HenryR

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About HenryR

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    FLATHEAD
  • Birthday January 1

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    Sydney, inner west

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  1. lol, I am !
  2. I yakked out to North Head on Friday just gone Since I first heard about them last year, I've really wanted to see the salmon schools in action out there and, better still, to find out how practical it is to chase them from a kayak. It's a big stretch of water for a fat little fishing kayak and I know from stalking salmon schools in much more tranquil and confined places that, when they really want to move, there is no way I can keep up with them. Happily, I'm here to report it worked well enough. For the first forty minutes or so - I was there pre-dawn, ready to pounce - I did some excessive huffing and puffing, arms aching as I tried to sprint across hundreds of metres of empty water to gulls and froth. Too many times, I'd arrive at the edge of school, if I even got that close, and while I pulled my rod from the holder the fish would disappear or move off in another direction. I was in fact in the act of re-designating the day's target species - snipping off a lure and tying on a hook and sinker - when the salmon came to me. First cast for the day actually in to the heart of school resulted in an instant hook up. Nice. The schools got bigger and seemed to hang at the surface longer as the sky lightened. For a little while, I was able to hang in pretty much the same place and throw casts when the fish came near. I managed two fish in about an hour and a half, which is not many from thousands but, there were some long quiet spells and punting around in a kayak consumes a surprising amount of time. I picked up a few trevally in between the salmon. They took sps cast out and not retrieved - just drifted down. By 7:am the quiet spells became too long and I nicked of to try other things. Good fun for a few hours and it's an excellent change to be surrounded by way, way too many fish! Yay for weekdays off!!! 6:30am .. the rest of Sydney in the background, getting ready for work Possibly the 2 fish should have been three but, having raced from Old Mans Hat to here (the drop off where everyone camps out waiting for kings) I was so puffed (and perhaps overexcited?) that I managed to wrap the braid around a guide and snapped it first cast. I retied a leader in time and about three casts and no fish later did the same thing .. oh well, I would never have stopped to take the photo otherwise. one for dinner
  3. Don't forget there are manufacturers who replace broken rod parts for for a fraction of the rod cost. Get a nice rod but don't have to lose your money or buy the whole thing again if something goes wrong is a great system. If you have time: there's not just sales, there's some great buys to be had 2nd hand. Of course, 8 miles down a gorge, be sure you're carrying a spare tip guide or two to stick on the end of what's left of your rod... something I learned the hard way It wasn't an 8 mile walk but was 3 1/2 hours drive from home, mid way through the first day of a long weekend.
  4. I suspect the biggest, though not only, obstacles are on the fisho-side of the equation. It's not just that it's hard to imagine anything hitting a moving target without the aid of sight. If you're sight dependent, like most of us, lots of targeted casting at night is actually a bit hard to do. Near any sort of structure when it's properly dark judging casts is a nightmare. Even knowing when a lightly weighted sp has hit the bottom can be tricky without the benefit of seeing the line to go slack. Weird and a slightly new skill set. Like BN says, it can work. The most striking example of it I've ever been part of was catching bass on a no moon night in very narrow gorge. It was so dark I couldn't see my hand. The bass were 10m down where things must have been completely pitch black, but still taking vibes. A little bit amazing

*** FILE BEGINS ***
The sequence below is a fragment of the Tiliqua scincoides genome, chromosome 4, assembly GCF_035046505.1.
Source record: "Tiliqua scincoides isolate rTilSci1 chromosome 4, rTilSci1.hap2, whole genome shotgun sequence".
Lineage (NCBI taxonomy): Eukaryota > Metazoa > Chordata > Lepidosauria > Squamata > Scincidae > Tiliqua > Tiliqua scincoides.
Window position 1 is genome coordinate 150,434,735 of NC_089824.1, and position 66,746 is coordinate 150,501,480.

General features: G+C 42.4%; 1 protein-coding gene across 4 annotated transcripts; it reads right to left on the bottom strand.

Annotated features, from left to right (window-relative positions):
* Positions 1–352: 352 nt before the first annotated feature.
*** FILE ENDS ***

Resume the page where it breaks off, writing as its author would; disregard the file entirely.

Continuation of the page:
5. BN, Coastie, Regan, Jacob, thanks muchly for the generous comments Jacob, you bet Pittwater is on the list of places to visit this 'season'! I've been on a few failed attempts at getting fish out of there but they've all been visits at times when other places weren't the go either. Sometimes you gotta rip yourself away from known bets to properly learn new stuff. It does sound like, when Pittwater's good it is excellent. Will let you know when we make it, lol, that far north!! Actually lots of places to try this summer ... we - krause, myself and a few other associated yakkers - learned a few new tricks in the slow last half of last summer and autumn. Still have a lot to learn but I'm quietly confident (or optimistic) that this season we can consolidate a bit and find at least a few good fish for everybody. coastie, do you get to fish the Haven much??
  6. Great article JonD, Thanks for posting. I'll admit to using fluorocarbon because ..... no good reason .... I just understood it to be the done thing. You can't question everything in the world! Amusingly, while reading the article, it occurred to me I've never even thought to put two bits of line under water and compare their visibility. Not definitive but a pretty simple test! Even if it's right, myths busted and all, it sounds fluoro is an optimal choice for leaders intended to fend of abrasion. At least where the leader has a higher breaking strain than the main line because the fluoro would be (I'm assuming a bit here) unlikely to hit 'deformation point'. After a bit of soaking it seems that's even more the case because, then, nylon has got even softer. Fluoro as a mainline tho ... hmmm? Afterthought: anyone know if the deformation point is significantly below actual breakage for fluoro?
  7. i was gonna post this in Fishing Reports but now I see it's already got a place. Even though Rod had plans to hit the Hacking and I was weighing up the merits of paddling to some quiet corner of the Hawkesbury to sit in the sun and chase luderick, it was krause who called the shots in the end. Krause dictated an early start at Port Kembla for all three of us. It was the slimmest of plans. We'd fetch some livies, troll them around in the first hour or two of light, not expecting much to happen, just in case we got lucky. Then we'd retreat to the back of the bay, where the weekend's big swells couldn't get us, and toss plastics for flathead. And that's almost exactly what happened. Only pike and mini barracuda wanted to eat yakkas and one by one we all drifted to the back of the bay. There, sadly not much was happening either. Krause had a few bumps but no hook up and Rod likewise, bites but no fish. I couldn't even get a bump from a fish so, half heatedly, I paddled back to the breakwall. A lucky decision that scored the only fish of the day. It was a pretty chaotic fight because I had line out to a snagged lure when the livie rod took off. The king managed to circle through the lot (of course). Two crossed lines, one tied to the bottom the other to fish charging off in to the distance, and two unsecured rods in a kayak. I decided to sacrifice a lure and cut the braid on the snagged line figuring that'd be the end of it. Braid is like spider web at times! More than once during the fight I looked down at my reel to discover the stray braid had somehow reappeared and was again wrapping itself around my reel again. It took lots of nervous line snipping, some luck, and a fair bit of the frantic back paddling that comes with hooking kings from a kayak near structure to finally get a fish in the net. New kingie pb for me, 80cm, and few nice hours in some almost summery sun. We finished off the morning with a quick walk out to Hill 60 and watched small mountains of water roll between the point and the island - big seas might limit the fishing options but they are awesome. little boat meets BIG boat fish meets little boat